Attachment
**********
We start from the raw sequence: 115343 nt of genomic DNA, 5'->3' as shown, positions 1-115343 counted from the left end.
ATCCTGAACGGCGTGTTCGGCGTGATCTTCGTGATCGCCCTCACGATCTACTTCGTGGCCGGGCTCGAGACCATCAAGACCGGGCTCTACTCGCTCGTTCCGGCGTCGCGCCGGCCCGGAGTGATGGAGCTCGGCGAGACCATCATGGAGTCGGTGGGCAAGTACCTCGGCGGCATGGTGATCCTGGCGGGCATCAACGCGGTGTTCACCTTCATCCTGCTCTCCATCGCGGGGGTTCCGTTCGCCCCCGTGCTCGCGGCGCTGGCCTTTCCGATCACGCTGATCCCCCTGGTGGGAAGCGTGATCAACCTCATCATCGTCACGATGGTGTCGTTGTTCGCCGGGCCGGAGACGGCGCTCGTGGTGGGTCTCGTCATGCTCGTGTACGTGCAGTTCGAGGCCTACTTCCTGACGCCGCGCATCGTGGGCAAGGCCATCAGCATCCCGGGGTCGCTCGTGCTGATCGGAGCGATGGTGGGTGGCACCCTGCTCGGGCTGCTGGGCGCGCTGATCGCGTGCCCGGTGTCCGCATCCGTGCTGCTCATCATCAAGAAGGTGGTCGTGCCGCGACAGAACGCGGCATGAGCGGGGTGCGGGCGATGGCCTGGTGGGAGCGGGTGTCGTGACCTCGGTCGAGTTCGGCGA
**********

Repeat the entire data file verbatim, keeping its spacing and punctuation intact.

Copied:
We start from the raw sequence: 115343 nt of genomic DNA, 5'->3' as shown, positions 1-115343 counted from the left end.
ATCCTGAACGGCGTGTTCGGCGTGATCTTCGTGATCGCCCTCACGATCTACTTCGTGGCCGGGCTCGAGACCATCAAGACCGGGCTCTACTCGCTCGTTCCGGCGTCGCGCCGGCCCGGAGTGATGGAGCTCGGCGAGACCATCATGGAGTCGGTGGGCAAGTACCTCGGCGGCATGGTGATCCTGGCGGGCATCAACGCGGTGTTCACCTTCATCCTGCTCTCCATCGCGGGGGTTCCGTTCGCCCCCGTGCTCGCGGCGCTGGCCTTTCCGATCACGCTGATCCCCCTGGTGGGAAGCGTGATCAACCTCATCATCGTCACGATGGTGTCGTTGTTCGCCGGGCCGGAGACGGCGCTCGTGGTGGGTCTCGTCATGCTCGTGTACGTGCAGTTCGAGGCCTACTTCCTGACGCCGCGCATCGTGGGCAAGGCCATCAGCATCCCGGGGTCGCTCGTGCTGATCGGAGCGATGGTGGGTGGCACCCTGCTCGGGCTGCTGGGCGCGCTGATCGCGTGCCCGGTGTCCGCATCCGTGCTGCTCATCATCAAGAAGGTGGTCGTGCCGCGACAGAACGCGGCATGAGCGGGGTGCGGGCGATGGCCTGGTGGGAGCGGGTGTCGTGACCTCGGTCGAGTTCGGCGA